http://www.gamasutra.com/view/feature/1524/the_chemistry_of_game_design.php

[Edited by - venzon on November 10, 2008 4:49:32 PM]

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Aw man. This isn't about the game Sink Or Swim, the wonderful adventure to save the passengers of a doomed ocean liner much akin to the Posiden Adventure.

But more to the point. I don't mind tutorial stuff as long as it fits the game. I'm ok with the Call Of Duty take where you run through a small training course at camp shooting targets and blowing up dummies. It gets just about everything out of the way in one go, but I really wish those levels were shippable sometimes.

What I really dislike is the on-the-fly training where the game stops for a min each time you get a new item / puzzle type and the narrator voice walks you through the use of the items in question. (on my mind recently because this is how things are presented in Dead Space)

I prefer the Halflife 1 approach, where in you are slowly given the tools you need to solve the puzzles, but there isn't in general someone pausing the game to show you that the green goo will kill you if you step in it. Most the hints for things are given in character through the use of Hadji scientists who befall the traps just before you would have.

I think the biggest training problem is really the one-shot. The one-shot is a big issue with usually only one game mechanic,
where in they spend too much time on setup and then you only get to use the mechanic once or twice. Halflife 1 had this with the long-long jump where it was only realy useful in a handful of places.

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As long as you are being taught within the context of the plot, not only can it be bearable, it can be enjoyable. Taking the classic 'pile of goo' example, which of these two solutions would be better:

A.
[popup]
"watch out for the goo, it really hurts!"
[game continues]

B.
[player gets shoved into goo by NPC]
"dodge it next time."
[game continues]

Which is more entertaining? 'A' gets the point across, and forewarned is forearmed, but it is sorta bland. 'B' on the other hand does more than just inform the player in-context, it also teaches them to watch both their environment and the people around them.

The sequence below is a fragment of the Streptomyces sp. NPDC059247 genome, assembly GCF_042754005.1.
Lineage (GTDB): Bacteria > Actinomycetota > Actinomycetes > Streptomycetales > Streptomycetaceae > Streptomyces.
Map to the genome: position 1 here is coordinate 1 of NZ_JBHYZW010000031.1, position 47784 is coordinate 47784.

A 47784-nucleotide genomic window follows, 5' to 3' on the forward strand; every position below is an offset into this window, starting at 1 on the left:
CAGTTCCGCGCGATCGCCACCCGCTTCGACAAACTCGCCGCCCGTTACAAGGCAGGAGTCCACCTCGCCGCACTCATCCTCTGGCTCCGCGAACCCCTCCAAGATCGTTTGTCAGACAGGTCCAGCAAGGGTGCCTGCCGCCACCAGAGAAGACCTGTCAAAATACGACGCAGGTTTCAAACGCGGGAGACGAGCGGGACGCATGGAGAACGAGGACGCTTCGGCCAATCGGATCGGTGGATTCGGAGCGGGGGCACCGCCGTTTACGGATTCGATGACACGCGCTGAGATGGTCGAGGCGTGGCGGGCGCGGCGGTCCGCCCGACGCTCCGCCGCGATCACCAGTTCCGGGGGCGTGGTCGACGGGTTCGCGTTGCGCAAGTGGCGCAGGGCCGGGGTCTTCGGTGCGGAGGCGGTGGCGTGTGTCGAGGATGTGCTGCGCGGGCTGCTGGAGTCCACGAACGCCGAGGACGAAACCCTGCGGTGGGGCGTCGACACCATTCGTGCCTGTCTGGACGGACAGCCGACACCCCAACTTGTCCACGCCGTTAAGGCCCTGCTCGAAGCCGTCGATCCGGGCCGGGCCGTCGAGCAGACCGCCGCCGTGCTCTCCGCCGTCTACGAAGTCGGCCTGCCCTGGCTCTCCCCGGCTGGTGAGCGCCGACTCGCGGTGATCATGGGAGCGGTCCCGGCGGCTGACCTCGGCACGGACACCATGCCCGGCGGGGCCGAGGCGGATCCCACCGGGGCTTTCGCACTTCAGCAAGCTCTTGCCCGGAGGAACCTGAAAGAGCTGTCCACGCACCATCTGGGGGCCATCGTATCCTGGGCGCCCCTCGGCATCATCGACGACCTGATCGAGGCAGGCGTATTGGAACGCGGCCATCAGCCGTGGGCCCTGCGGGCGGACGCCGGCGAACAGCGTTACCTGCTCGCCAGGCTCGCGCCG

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Quote:
Original post by KulSeran
Aw man. This isn't about the game Sink Or Swim, the wonderful adventure to save the passengers of a doomed ocean liner much akin to the Posiden Adventure.



All the furniture sticks to the roof?

Awesome.

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I think if there are elements that won't be obvious to most players, then a tutorial is necessary, but yeah, it should be optional.
Also, I think the player _HAS_ to be able to rush through a tutorial quickly to skip the bits they already know/understand if they want to. Civ 4 is a fantastic example of this. If you can do what Sid is telling you to do faster than he's saying it then he'll shut up and move on to the next part.
The tutorials for Red Alert 3, however, were painfully slow. The 3 tanks that instruct you take for-bloody-ever to get anything out, and if you've already 'drag[ged] a box around the units to select more than one at a time', it doesn't matter, they'll just keep droning on for another 10 seconds about it.

cheers,
metal

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I think the "sink or swim" dynamic works on the same psychological principle as "explorer", or people who enjoy problem solving. I believe there does need to be a (avoidable) tutorial covering the basics (movement/using), but having many other non-essential mechanics left unexplored for the player to discover can add a lot to a game. Things you may want to avoid are obscure or difficult mechanics with harsh penalties.

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I think this is an important part of interesting strategy. The player should not need to die to learn. It should always be possible for designers to introduce clues in the game world in a realistic and uncheapened way.